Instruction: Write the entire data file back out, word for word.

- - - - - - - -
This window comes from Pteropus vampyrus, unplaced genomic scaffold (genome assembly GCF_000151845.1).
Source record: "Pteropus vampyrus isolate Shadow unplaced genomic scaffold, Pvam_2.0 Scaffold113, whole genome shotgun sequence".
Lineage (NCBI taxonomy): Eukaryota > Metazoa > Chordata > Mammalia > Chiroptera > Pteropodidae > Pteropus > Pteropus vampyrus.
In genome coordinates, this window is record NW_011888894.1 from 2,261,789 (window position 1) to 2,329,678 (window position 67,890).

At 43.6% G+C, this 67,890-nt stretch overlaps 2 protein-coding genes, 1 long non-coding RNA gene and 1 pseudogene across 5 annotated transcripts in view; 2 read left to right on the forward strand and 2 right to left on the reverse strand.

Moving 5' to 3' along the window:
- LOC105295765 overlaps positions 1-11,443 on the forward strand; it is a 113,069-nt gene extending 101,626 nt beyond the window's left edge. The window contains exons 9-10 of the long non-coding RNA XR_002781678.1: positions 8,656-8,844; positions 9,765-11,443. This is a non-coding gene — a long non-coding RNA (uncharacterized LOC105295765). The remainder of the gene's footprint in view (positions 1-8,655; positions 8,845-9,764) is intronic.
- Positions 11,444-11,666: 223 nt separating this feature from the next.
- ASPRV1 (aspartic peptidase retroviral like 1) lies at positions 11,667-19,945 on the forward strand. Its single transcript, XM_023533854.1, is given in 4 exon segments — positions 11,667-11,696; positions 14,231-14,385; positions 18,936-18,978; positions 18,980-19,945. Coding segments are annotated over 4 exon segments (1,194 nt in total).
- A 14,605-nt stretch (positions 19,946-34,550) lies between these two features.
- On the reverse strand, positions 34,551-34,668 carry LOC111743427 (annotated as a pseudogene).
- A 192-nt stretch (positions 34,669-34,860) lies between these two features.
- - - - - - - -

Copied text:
This window comes from Pteropus vampyrus, unplaced genomic scaffold (genome assembly GCF_000151845.1).
Source record: "Pteropus vampyrus isolate Shadow unplaced genomic scaffold, Pvam_2.0 Scaffold113, whole genome shotgun sequence".
Lineage (NCBI taxonomy): Eukaryota > Metazoa > Chordata > Mammalia > Chiroptera > Pteropodidae > Pteropus > Pteropus vampyrus.
In genome coordinates, this window is record NW_011888894.1 from 2,261,789 (window position 1) to 2,329,678 (window position 67,890).

At 43.6% G+C, this 67,890-nt stretch overlaps 2 protein-coding genes, 1 long non-coding RNA gene and 1 pseudogene across 5 annotated transcripts in view; 2 read left to right on the forward strand and 2 right to left on the reverse strand.

Moving 5' to 3' along the window:
- LOC105295765 overlaps positions 1-11,443 on the forward strand; it is a 113,069-nt gene extending 101,626 nt beyond the window's left edge. The window contains exons 9-10 of the long non-coding RNA XR_002781678.1: positions 8,656-8,844; positions 9,765-11,443. This is a non-coding gene — a long non-coding RNA (uncharacterized LOC105295765). The remainder of the gene's footprint in view (positions 1-8,655; positions 8,845-9,764) is intronic.
- Positions 11,444-11,666: 223 nt separating this feature from the next.
- ASPRV1 (aspartic peptidase retroviral like 1) lies at positions 11,667-19,945 on the forward strand. Its single transcript, XM_023533854.1, is given in 4 exon segments — positions 11,667-11,696; positions 14,231-14,385; positions 18,936-18,978; positions 18,980-19,945. Coding segments are annotated over 4 exon segments (1,194 nt in total).
- A 14,605-nt stretch (positions 19,946-34,550) lies between these two features.
- On the reverse strand, positions 34,551-34,668 carry LOC111743427 (annotated as a pseudogene).
- A 192-nt stretch (positions 34,669-34,860) lies between these two features.